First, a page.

The Trump Factor and Financial Markets

Donald Trump’s tweets have triggered the recent collapse in financial markets. Even if the stock markets usually ride out periods of unpredictability, a new step has been taken as the U.S. president is poised ever-ready to draw his sword.

It’s well known that financial analysts are an easy target. But that doesn’t stop him. Seeing the markets plunge over the first few days of August, the terms “carnage,” “the craziest days in my eighteen-year career” and “the real crash has arrived” are fitting.

It all started after tweets were fired off on Thursday evening by the president announcing a new round of tariffs on China starting Sept. 1. Of course, a White House economic adviser tried to restore calm on Friday by saying that there’s a chance these tariffs won’t be implemented, because “a lot of things can happen in a month.”

Toward a Currency War

Either way, but the tweets had an impact. On Friday and Monday, financial centers collapsed. Earlier this week, China also started to let its currency slip against the dollar to facilitate its exports despite taxes, stoking fears of an outbreak of a bloody currency war between the two major world economic powers. All this in a time of economic fragility, especially in the euro zone.

Stock markets have always been bumpy as a result of many different unpredictable factors. In recent years, with the advent of high frequency trading and its occasional sudden crashes, and with ever more immediate access to information, the markets have had to tame what they hate most: unpredictability. Today, with @realDonaldTrump’s thumbs ready to craft explosive tweets at any time of the day or night, things have gone a step further.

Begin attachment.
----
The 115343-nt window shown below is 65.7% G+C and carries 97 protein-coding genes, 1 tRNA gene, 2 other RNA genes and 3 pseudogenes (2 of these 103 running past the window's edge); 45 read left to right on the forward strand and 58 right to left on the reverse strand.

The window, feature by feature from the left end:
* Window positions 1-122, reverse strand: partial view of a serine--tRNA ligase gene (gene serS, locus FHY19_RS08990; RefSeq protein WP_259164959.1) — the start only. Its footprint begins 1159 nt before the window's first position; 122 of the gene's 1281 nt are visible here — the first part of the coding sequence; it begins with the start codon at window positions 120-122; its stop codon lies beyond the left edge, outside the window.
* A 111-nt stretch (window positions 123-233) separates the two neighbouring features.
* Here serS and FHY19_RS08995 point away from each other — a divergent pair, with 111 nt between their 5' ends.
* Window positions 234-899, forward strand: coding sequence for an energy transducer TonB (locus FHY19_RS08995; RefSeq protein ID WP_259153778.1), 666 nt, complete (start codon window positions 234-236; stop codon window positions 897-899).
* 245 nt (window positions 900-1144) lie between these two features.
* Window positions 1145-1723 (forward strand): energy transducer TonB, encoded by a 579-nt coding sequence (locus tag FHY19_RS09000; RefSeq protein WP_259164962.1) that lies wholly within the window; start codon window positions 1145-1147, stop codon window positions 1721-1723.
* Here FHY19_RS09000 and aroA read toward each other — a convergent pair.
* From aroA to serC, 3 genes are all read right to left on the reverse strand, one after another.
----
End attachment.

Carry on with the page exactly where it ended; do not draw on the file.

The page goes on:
Fasten Your Seatbelts

Now, anything seems possible. Given the exaggerated claims he makes about Democratic congressmen (or typos like “Covfefe”), Trump’s Twitter game could drop bombshells on anything at any time. In the middle of an election campaign, the one-upmanship could last at least until November 2020.

August has a reputation for being bad for financial markets. There are fewer players in the stock market and prices are likely to rise or fall much faster than usual. So, “fasten your seatbelts,” warned an analyst in anticipation of the days to come. Even if analysts are not exactly known for their sense of perspective, you might want to listen to their advice. Trump could still tweet quite a lot in one month.

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